Fachbereich Geschichtswissenschaft

Refugee Temporary Migration and Networks of Letter-Writing: The Case of Maximos the Confessor

My project explores approaches to temporary migration. While sociologists agree that migration is often temporary, perhaps more often than not (climate change, career-building, age-specific work or refuge being among the scenarios leading people to settle elsewhere for a limited period), the topic remains to be addressed for Late Antique and Early Medieval history. Unlike with permanent resettlement, temporary migration requires that one maintain bonds with both the old and the new homes. Temporary migrants are thus at the centre of social networks which allow for information flow and successive mobility and should eventually enable return migration. By analysing such networks with quantitative and qualitative approaches, the project aims at exemplary insights into the interrelatedness of networks of communication and those of migration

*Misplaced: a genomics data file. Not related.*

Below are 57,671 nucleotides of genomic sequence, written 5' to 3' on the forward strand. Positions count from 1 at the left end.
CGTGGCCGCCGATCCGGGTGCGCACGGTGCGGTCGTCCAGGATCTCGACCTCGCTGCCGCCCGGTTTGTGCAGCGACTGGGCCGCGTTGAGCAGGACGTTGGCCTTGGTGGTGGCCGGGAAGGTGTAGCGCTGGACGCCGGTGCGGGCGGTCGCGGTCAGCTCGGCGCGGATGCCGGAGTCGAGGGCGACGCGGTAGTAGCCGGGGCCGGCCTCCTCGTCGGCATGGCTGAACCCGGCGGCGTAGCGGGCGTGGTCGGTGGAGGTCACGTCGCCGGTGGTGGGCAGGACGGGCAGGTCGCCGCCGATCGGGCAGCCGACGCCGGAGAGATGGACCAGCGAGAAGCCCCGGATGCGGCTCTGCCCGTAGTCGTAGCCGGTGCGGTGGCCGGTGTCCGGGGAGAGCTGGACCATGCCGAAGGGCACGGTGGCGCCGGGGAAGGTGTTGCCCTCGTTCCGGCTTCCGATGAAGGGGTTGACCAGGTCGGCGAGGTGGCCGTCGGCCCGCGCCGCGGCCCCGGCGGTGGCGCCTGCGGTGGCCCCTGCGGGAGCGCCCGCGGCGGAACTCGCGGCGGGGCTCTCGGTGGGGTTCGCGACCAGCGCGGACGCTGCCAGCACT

The project takes up the case of Maximos the Confessor (c. 580–662) and his letters from North Africa as a refugee from ecclesiological struggles and/or Muslim raids. Recent studies have mostly scrutinized Maximos’s mobility to date his works. My project, in turn, looks at his letters as hints to agency and networking, in order to understand the role of letter-writing and social networks in managing refugee migration. The letters often attest to Maximos’s will to maintain former relationship, the effects of being separated, and the hope or plan to be reunited again. It appears that Maximos used letter-writing not merely to communicate his theological positions, but also to create a network intended to uphold bonds to former environments. To analyse the interrelationship between networks of letters and those of temporary migration, I will model social networks based on the letters from two phases of African refuge (five years each: c. 628-633 and 641-646). While these letter-networks do not necessarily correspond with those of migration decision-making, I read against their background what Maximos writes on such themes as friendship, exile and return. I am interested in whether the refugee’s attitude towards migration and its temporary character correlate to the structure of his personal network, and how this does potentially affect migration decision-making.